Didier Lemaire told French media the threats began after he wrote an open letter saying the state did not do enough to protect Samuel Paty, the teacher beheaded in a jihadist attack last October.
Lemaire teaches philosophy at a high school in Trappes, a low-income Paris suburb in the Yvelines département with a large Muslim population that has become emblematic of the government's efforts to curb radicalism.
Authorities say hardline Salafist conservatism has attracted a widespread following in the town, which authorities say was the home of around 50 people who left to fight alongside jihadists in Iraq and Syria in recent years.
“We have been alerted to the worries expressed by this teacher with regards to threats he allegedly received,” the prosecutor's office in nearby Versailles told AFP, without providing details.
A police source confirmed that Lemaire was benefiting from police protection.
“In accordance with his wishes, the school district will ensure, in cooperation with the police, conditions that will allow him to continue teaching at the school,” the Versailles board of education said in a statement.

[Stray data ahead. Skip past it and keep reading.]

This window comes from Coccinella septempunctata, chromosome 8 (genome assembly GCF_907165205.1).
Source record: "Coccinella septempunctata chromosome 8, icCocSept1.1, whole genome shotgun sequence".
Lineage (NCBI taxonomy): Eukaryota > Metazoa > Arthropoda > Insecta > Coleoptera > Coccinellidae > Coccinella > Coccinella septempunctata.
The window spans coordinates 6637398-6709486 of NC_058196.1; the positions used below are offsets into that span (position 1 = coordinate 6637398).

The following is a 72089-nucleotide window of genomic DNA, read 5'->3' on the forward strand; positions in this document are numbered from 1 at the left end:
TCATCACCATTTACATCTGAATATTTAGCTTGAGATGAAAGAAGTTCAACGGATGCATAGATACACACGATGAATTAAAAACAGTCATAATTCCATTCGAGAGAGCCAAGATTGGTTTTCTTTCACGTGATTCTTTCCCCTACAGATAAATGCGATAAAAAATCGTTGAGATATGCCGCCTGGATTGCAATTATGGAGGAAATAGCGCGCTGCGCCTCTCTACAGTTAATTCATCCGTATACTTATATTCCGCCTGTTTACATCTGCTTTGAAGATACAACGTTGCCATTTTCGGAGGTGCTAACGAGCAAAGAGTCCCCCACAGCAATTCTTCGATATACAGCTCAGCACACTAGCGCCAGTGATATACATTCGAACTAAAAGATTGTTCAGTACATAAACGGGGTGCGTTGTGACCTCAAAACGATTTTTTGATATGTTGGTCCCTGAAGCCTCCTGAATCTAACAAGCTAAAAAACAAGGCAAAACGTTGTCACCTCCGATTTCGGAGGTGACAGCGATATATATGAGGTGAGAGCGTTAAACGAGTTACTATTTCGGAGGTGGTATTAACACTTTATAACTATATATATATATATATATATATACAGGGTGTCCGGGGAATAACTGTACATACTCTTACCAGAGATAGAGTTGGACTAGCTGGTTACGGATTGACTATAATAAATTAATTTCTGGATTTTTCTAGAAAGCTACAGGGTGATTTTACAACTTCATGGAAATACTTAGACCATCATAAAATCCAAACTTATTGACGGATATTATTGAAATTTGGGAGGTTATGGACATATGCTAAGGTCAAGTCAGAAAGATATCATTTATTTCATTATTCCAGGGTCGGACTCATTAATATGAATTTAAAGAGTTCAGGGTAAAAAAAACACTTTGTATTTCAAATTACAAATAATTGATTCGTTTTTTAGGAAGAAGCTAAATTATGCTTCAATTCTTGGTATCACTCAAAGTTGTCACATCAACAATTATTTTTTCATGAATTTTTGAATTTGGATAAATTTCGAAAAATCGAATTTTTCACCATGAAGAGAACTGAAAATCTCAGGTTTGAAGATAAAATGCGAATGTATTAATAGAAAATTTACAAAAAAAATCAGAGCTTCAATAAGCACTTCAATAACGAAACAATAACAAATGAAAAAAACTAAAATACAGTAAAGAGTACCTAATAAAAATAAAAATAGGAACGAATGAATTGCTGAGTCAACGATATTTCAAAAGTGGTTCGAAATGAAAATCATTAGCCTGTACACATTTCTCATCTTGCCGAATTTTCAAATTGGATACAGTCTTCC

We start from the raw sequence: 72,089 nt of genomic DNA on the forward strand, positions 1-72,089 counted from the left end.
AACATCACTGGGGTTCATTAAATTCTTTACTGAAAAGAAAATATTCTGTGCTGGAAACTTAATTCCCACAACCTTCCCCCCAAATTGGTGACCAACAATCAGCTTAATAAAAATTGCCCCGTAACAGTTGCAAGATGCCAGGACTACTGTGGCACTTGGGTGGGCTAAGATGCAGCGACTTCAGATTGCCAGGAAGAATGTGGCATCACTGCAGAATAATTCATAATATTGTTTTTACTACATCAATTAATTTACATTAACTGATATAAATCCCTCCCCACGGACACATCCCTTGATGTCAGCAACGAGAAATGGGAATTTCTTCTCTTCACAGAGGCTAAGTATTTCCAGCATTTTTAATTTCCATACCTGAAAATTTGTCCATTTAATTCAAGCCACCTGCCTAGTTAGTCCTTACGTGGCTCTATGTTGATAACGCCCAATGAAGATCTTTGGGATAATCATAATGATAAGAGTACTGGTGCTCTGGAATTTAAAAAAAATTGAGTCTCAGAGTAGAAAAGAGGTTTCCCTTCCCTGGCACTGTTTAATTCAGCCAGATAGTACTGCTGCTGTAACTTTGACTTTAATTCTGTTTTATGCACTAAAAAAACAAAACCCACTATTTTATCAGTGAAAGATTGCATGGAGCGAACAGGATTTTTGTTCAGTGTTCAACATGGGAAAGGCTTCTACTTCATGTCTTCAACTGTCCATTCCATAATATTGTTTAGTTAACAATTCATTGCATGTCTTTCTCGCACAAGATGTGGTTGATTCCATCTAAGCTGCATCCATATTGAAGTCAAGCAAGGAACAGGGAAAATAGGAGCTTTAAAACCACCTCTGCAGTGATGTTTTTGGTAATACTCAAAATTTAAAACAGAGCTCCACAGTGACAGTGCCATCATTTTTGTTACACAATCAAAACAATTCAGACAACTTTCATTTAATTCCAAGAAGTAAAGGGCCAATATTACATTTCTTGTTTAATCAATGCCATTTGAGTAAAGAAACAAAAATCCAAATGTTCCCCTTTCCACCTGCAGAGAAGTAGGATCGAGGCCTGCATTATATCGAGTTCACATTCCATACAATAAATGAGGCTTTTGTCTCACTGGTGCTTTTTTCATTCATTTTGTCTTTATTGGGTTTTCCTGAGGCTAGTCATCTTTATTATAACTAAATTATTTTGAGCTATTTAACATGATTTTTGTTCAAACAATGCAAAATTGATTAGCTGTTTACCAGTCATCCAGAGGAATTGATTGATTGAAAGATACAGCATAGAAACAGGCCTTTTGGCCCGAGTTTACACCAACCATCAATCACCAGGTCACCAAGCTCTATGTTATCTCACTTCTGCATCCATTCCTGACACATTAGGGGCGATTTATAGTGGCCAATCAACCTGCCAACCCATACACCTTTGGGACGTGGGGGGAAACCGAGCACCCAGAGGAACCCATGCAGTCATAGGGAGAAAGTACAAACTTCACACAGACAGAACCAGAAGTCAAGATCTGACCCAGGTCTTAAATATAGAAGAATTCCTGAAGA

Paty's killing came as France remains on high alert after a series of terror attacks since the January 2015 massacre at the satirical weekly Charlie Hebdo, which had published controversial cartoons of the prophet Mohammed.
Paty had showed the cartoons in class as the trial began for suspected accomplices in the attack, angering parents who targeted him in a social media campaign that sparked his killing by an 18-year old Chechen man, Abdullakh Anzorov.
Writing a few weeks later in the news magazine Le Point, Lemaire wrote that “I have been a witness to the sectarianism that is taking an increased hold on people's bodies and minds”.
He said that Paty “was not protected by an institution that underestimated the threat”.